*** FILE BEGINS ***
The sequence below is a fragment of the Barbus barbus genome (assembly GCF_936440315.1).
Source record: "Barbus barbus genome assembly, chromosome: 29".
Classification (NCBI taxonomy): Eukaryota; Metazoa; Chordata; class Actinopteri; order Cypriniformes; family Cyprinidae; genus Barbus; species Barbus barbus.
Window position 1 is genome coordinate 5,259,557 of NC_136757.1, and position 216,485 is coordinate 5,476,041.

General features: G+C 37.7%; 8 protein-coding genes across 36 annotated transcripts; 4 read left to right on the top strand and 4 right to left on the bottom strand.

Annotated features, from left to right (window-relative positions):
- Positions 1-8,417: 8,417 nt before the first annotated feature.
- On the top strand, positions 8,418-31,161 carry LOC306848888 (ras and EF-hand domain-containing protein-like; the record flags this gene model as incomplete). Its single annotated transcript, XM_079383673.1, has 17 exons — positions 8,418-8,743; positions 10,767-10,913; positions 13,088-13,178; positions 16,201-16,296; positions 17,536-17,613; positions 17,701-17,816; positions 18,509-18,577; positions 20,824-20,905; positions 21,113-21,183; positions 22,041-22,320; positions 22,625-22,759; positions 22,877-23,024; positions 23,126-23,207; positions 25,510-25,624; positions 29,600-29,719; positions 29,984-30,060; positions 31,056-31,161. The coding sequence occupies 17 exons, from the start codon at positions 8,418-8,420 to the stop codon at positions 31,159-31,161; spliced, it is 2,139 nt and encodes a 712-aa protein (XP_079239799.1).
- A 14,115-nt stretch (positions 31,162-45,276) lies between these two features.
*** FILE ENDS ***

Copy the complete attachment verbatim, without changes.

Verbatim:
The sequence below is a fragment of the Barbus barbus genome (assembly GCF_936440315.1).
Source record: "Barbus barbus genome assembly, chromosome: 29".
Classification (NCBI taxonomy): Eukaryota; Metazoa; Chordata; class Actinopteri; order Cypriniformes; family Cyprinidae; genus Barbus; species Barbus barbus.
Window position 1 is genome coordinate 5,259,557 of NC_136757.1, and position 216,485 is coordinate 5,476,041.

General features: G+C 37.7%; 8 protein-coding genes across 36 annotated transcripts; 4 read left to right on the top strand and 4 right to left on the bottom strand.

Annotated features, from left to right (window-relative positions):
- Positions 1-8,417: 8,417 nt before the first annotated feature.
- On the top strand, positions 8,418-31,161 carry LOC306848888 (ras and EF-hand domain-containing protein-like; the record flags this gene model as incomplete). Its single annotated transcript, XM_079383673.1, has 17 exons — positions 8,418-8,743; positions 10,767-10,913; positions 13,088-13,178; positions 16,201-16,296; positions 17,536-17,613; positions 17,701-17,816; positions 18,509-18,577; positions 20,824-20,905; positions 21,113-21,183; positions 22,041-22,320; positions 22,625-22,759; positions 22,877-23,024; positions 23,126-23,207; positions 25,510-25,624; positions 29,600-29,719; positions 29,984-30,060; positions 31,056-31,161. The coding sequence occupies 17 exons, from the start codon at positions 8,418-8,420 to the stop codon at positions 31,159-31,161; spliced, it is 2,139 nt and encodes a 712-aa protein (XP_079239799.1).
- A 14,115-nt stretch (positions 31,162-45,276) lies between these two features.